Climate change negotiators urge scientific community to deliver starker warnings in attempt to close communication gap with politicians
One of the UK's leading climate change diplomats has today called on the scientific community to paint a more vivid and accessible picture of the threat posed by climate change that his grandmother would be able to understand.
Speaking at the opening of the International Alliance of Research University's (IARU) climate congress in Copenhagen, John Ashton, special envoy for climate change at the Foreign and Commonwealth Office, argued that there remained a significant communication gap between the scientific and political community.
"Politicians are not very good at understanding messages from scientists," he warned, adding that some were even guilty of using the "rigour with which scientists communicate" to wilfully play down climate change threats.
Arguing that this communication gap represents an "existential crisis" for the scientific community he urged climate scientists to paint a "more vivid picture" of the potential impact of global warming.
"We need a much stronger sense of urgency," Ashton said. "We have not begun to close the gap between what we are doing and what needs to be done."
He added that politicians tended to make decisions based on risks likely to be experienced within the average lifetime and advised scientists to tailor messages accordingly.
Highlighting the worst case scenarios of one to two metre sea level rises over the next 50 years, Ashton argued that the onus was on scientists to make the threat "much more vivid than it is perceived to be".
However, he also warned against defeatism, arguing that the best way to deliver a world that is six degrees hotter is to tell politicians that the chance of delivering safer levels of two degree warming has already passed.
His comments were echoed by Danish climate change minister Connie Hedegaard, who said that climate scientists needed to "bring their best game" to the negotiating table over the coming months and make their case compelling. " Everyone must understand the scale of the problem and the fact that we must act, " she said.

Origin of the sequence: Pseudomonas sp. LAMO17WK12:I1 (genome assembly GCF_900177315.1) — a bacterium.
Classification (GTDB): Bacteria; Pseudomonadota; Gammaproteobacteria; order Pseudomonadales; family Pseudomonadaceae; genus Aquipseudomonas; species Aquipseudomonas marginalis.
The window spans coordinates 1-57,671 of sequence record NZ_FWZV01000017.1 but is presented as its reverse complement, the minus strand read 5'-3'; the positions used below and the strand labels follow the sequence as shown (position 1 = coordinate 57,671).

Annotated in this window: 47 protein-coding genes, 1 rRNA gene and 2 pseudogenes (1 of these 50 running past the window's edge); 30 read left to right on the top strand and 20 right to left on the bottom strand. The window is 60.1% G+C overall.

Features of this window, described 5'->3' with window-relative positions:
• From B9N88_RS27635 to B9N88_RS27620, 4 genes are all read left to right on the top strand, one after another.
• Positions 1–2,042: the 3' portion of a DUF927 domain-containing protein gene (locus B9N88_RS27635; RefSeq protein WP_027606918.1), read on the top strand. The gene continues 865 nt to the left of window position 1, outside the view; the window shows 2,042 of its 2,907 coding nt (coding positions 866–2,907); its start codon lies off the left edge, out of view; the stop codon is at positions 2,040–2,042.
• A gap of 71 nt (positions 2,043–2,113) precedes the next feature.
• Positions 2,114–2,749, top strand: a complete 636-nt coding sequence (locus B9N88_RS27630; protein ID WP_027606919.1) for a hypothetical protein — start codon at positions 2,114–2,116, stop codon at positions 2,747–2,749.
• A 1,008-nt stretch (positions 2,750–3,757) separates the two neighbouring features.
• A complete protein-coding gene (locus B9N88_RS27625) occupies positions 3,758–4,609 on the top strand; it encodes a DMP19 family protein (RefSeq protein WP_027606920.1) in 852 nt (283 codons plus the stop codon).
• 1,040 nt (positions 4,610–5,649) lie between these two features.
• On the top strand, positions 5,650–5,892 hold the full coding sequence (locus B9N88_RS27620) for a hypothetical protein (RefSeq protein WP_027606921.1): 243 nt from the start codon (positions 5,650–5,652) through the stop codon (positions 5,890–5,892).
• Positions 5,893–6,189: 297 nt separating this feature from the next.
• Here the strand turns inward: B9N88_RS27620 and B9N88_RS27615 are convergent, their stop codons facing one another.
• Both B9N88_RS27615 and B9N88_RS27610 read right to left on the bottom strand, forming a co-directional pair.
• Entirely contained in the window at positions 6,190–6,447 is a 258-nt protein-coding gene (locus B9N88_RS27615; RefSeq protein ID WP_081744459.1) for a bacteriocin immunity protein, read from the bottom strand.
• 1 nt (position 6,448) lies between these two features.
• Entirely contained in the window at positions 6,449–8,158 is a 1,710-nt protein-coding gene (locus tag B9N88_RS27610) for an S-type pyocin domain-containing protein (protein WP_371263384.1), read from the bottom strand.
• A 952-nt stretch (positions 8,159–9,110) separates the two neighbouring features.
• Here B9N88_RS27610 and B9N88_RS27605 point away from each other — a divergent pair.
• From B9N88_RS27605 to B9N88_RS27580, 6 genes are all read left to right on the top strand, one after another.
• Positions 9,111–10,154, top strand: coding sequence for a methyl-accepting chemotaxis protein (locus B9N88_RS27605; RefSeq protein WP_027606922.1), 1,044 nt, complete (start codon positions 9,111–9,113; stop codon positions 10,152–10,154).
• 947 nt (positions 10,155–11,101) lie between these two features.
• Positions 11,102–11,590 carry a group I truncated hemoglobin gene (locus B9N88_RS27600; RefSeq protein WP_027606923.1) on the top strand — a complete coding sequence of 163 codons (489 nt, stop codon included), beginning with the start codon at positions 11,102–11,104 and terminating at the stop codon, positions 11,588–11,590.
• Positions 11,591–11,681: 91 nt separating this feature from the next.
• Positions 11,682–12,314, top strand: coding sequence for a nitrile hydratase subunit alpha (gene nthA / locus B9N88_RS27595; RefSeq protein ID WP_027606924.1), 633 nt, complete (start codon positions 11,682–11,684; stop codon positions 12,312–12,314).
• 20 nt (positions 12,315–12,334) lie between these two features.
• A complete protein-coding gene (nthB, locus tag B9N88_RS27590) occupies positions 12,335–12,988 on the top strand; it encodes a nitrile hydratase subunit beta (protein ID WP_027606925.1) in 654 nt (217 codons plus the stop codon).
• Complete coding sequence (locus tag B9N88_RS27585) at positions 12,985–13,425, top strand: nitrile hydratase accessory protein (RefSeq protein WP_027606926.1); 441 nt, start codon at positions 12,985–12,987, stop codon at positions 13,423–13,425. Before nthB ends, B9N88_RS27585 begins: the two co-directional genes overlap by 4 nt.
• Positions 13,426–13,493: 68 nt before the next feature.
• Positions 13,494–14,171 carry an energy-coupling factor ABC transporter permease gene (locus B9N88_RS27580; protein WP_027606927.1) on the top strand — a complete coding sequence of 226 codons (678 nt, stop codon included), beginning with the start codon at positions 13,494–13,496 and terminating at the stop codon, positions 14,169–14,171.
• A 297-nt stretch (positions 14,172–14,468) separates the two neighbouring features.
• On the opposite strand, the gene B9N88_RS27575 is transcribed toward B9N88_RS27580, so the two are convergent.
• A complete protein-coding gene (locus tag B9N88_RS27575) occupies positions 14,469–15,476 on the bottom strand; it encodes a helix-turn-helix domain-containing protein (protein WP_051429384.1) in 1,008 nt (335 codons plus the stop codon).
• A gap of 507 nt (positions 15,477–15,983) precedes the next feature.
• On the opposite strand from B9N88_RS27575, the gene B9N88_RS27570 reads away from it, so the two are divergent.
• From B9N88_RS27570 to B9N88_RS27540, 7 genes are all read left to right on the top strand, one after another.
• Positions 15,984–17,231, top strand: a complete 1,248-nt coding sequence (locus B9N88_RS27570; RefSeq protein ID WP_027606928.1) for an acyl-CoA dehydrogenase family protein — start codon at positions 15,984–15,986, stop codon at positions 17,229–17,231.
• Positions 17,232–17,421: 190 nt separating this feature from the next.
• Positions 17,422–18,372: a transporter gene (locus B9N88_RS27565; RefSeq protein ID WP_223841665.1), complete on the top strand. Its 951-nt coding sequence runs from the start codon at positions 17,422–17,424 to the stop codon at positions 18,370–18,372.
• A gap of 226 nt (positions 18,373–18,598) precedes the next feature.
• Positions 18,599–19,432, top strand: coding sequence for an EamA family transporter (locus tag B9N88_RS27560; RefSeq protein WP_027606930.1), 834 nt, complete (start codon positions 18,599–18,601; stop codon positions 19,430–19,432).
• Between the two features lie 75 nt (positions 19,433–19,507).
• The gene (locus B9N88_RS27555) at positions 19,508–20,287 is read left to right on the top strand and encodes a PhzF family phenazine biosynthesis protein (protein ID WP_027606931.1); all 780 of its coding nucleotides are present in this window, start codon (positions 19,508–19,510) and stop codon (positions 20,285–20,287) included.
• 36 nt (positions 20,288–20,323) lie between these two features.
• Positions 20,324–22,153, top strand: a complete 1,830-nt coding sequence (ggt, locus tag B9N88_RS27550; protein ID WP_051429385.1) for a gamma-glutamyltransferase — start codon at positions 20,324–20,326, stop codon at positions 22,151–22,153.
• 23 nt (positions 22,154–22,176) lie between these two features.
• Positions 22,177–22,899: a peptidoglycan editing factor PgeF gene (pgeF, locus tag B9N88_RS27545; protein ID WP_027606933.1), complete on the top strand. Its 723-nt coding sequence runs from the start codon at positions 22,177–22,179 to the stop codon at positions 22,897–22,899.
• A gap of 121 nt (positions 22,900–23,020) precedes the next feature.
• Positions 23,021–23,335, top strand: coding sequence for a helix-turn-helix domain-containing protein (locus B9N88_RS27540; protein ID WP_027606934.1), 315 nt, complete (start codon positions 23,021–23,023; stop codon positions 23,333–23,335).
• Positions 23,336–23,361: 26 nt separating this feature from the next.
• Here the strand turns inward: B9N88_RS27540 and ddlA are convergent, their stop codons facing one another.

Responding to their calls, professor Katherine Richardson, chair of the IARU steering committee, said that political and business leaders also had a responsibility to reframe the debate surrounding climate change science, arguing that it should be perceived as a risk, rather than a "prediction problem".
Drawing on the IPCC's most recent report, which concluded that there was a 90 per cent probability man's activity was at the root of global warming, she noted that meant there was only a 10 per cent chance mankind could not act to limit the threat.
"If you went to the airport and someone said to you there was only a 10 per cent chance the plane would make it, would you take that plane? I doubt it," she said, adding that that was the message scientists had so far failed to get across to political and business leaders.
Professor Ian Chubb, chair of IARU, said that this week's Climate Congress, which will consolidate the latest climate change science undertaken over the four years since the IPCC compiled its report, would aim to reinforce that message.
The conference will close on Thursday with the presentation of a summation of the latest science, including dire warnings on sea level rises, ocean acidification and climate change tipping points, to Danish prime minister Anders Fogh Rasmussen.
"We are looking for things to be done," said Chubb. "Not more hot air, but real action leading up to the COP15 meeting in December."
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